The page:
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Trump administration orders closure of Palestinian office

WASHINGTON — The Trump administration ordered the closure of the Palestinian diplomatic mission in Washington on Monday and threatened sanctions against the International Criminal Court if it pursues investigations against the U.S., Israel, or other allies. The moves are likely to harden Palestinian resistance to the U.S. role as a peace broker.

The administration cited the refusal of Palestinian leaders to enter into peace talks with Israel as the reason for closing the Palestinian Liberation Organization office, although the U.S. has yet to present its plan to resolve the Israel-Palestinian conflict. The Palestinians accused the administration of dismantling decades of U.S. engagement with them.

Shortly after the State Department announcement, President Donald Trump’s national security adviser, John Bolton, launched a broadside against The Hague-based International Criminal Court. Bolton declared that the ICC “is already dead” to the U.S. He also threatened the court and its staff with sanctions if it proceeds with investigations into alleged war crimes by American troops in Afghanistan.

The closure of the PLO office — the latest in a series of moves targeting the Palestinians — was centered on the fact that no “direct and meaningful negotiations with Israel” are underway despite previous warnings, the State Department said. It said the decision was also in line with U.S. law, a reflection of congressional concerns and consistent with U.S. policy to oppose and punish Palestinian attempts to bring Israel before the ICC.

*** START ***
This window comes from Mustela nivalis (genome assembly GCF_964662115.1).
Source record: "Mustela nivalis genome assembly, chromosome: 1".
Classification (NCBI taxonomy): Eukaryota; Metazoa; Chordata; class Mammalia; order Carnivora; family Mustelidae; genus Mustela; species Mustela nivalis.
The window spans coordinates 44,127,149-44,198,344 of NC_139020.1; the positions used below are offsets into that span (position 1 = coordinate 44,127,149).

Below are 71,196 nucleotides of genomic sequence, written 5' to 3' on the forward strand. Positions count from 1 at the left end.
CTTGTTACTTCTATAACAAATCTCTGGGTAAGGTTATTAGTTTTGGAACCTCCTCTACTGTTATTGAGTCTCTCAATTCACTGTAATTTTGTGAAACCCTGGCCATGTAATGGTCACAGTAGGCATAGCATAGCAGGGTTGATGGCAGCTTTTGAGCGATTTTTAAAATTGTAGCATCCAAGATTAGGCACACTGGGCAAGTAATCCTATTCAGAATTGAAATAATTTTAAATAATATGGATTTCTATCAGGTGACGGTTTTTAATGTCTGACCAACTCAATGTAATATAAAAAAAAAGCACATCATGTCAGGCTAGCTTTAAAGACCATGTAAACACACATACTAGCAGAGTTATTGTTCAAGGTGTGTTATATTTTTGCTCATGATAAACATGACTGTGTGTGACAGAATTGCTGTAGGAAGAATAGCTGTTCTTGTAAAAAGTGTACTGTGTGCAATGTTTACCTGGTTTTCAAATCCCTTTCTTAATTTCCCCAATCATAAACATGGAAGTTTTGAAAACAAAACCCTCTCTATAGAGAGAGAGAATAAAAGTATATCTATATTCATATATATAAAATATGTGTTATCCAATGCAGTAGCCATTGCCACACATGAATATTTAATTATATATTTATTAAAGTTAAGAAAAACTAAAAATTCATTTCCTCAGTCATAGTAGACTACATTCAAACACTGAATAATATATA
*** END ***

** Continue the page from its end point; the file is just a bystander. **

The administration had told the Palestinians last year that closure was a distinct possibility unless they agreed to sit to down with the Israelis. It has yet to release its own much-vaunted but largely unknown peace plan although it said it still intends to do so.

Instead of heeding the warning to resume talks, “PLO leadership has condemned a U.S. peace plan they have not yet seen and refused to engage with the U.S. government with respect to peace efforts and otherwise,” State Department spokeswoman Heather Nauert said in a statement. “As such, and reflecting congressional concerns, the administration has decided that the PLO office in Washington will close at this point.”

Bolton followed up in his address to The Federalist Society, a conservative, Washington-based think tank.

“The Trump administration will not keep the office open when the Palestinians refuse to take steps to start direct and meaningful negotiations with Israel,” he said. “The United States supports a direct and robust peace process, and we will not allow the ICC, or any other organization, to constrain Israel’s right to self-defense.”

Palestinian official Saeb Erekat said the move was “yet another affirmation of the Trump administration’s policy to collectively punish the Palestinian people, including by cutting financial support for humanitarian services including health and education.”

The Palestine Liberation Organization, commonly known as the PLO, formally represents all Palestinians. Although the U.S. does not recognize Palestinian statehood, the PLO has maintained in Washington a general delegation office that facilitates Palestinian officials’ interactions with the U.S. government.